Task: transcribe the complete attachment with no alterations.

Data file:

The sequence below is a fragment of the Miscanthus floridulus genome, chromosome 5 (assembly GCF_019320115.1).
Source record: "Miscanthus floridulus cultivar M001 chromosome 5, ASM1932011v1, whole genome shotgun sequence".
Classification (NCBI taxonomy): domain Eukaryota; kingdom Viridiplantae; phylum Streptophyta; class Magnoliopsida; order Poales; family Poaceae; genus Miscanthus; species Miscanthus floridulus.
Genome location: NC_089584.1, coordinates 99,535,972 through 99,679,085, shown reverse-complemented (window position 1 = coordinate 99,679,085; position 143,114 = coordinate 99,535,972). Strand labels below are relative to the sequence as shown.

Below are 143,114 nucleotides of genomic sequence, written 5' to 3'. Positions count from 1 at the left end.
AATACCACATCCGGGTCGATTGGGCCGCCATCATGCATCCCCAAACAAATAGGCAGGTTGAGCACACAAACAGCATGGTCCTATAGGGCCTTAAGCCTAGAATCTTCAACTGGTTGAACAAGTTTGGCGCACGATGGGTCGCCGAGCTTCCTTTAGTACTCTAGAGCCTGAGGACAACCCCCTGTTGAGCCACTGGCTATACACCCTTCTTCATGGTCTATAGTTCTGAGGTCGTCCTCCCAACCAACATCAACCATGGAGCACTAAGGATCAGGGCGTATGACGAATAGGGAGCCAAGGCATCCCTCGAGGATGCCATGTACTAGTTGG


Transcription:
The sequence below is a fragment of the Miscanthus floridulus genome, chromosome 5 (assembly GCF_019320115.1).
Source record: "Miscanthus floridulus cultivar M001 chromosome 5, ASM1932011v1, whole genome shotgun sequence".
Classification (NCBI taxonomy): domain Eukaryota; kingdom Viridiplantae; phylum Streptophyta; class Magnoliopsida; order Poales; family Poaceae; genus Miscanthus; species Miscanthus floridulus.
Genome location: NC_089584.1, coordinates 99,535,972 through 99,679,085, shown reverse-complemented (window position 1 = coordinate 99,679,085; position 143,114 = coordinate 99,535,972). Strand labels below are relative to the sequence as shown.

Below are 143,114 nucleotides of genomic sequence, written 5' to 3'. Positions count from 1 at the left end.
AATACCACATCCGGGTCGATTGGGCCGCCATCATGCATCCCCAAACAAATAGGCAGGTTGAGCACACAAACAGCATGGTCCTATAGGGCCTTAAGCCTAGAATCTTCAACTGGTTGAACAAGTTTGGCGCACGATGGGTCGCCGAGCTTCCTTTAGTACTCTAGAGCCTGAGGACAACCCCCTGTTGAGCCACTGGCTATACACCCTTCTTCATGGTCTATAGTTCTGAGGTCGTCCTCCCAACCAACATCAACCATGGAGCACTAAGGATCAGGGCGTATGACGAATAGGGAGCCAAGGCATCCCTCGAGGATGCCATGTACTAGTTGG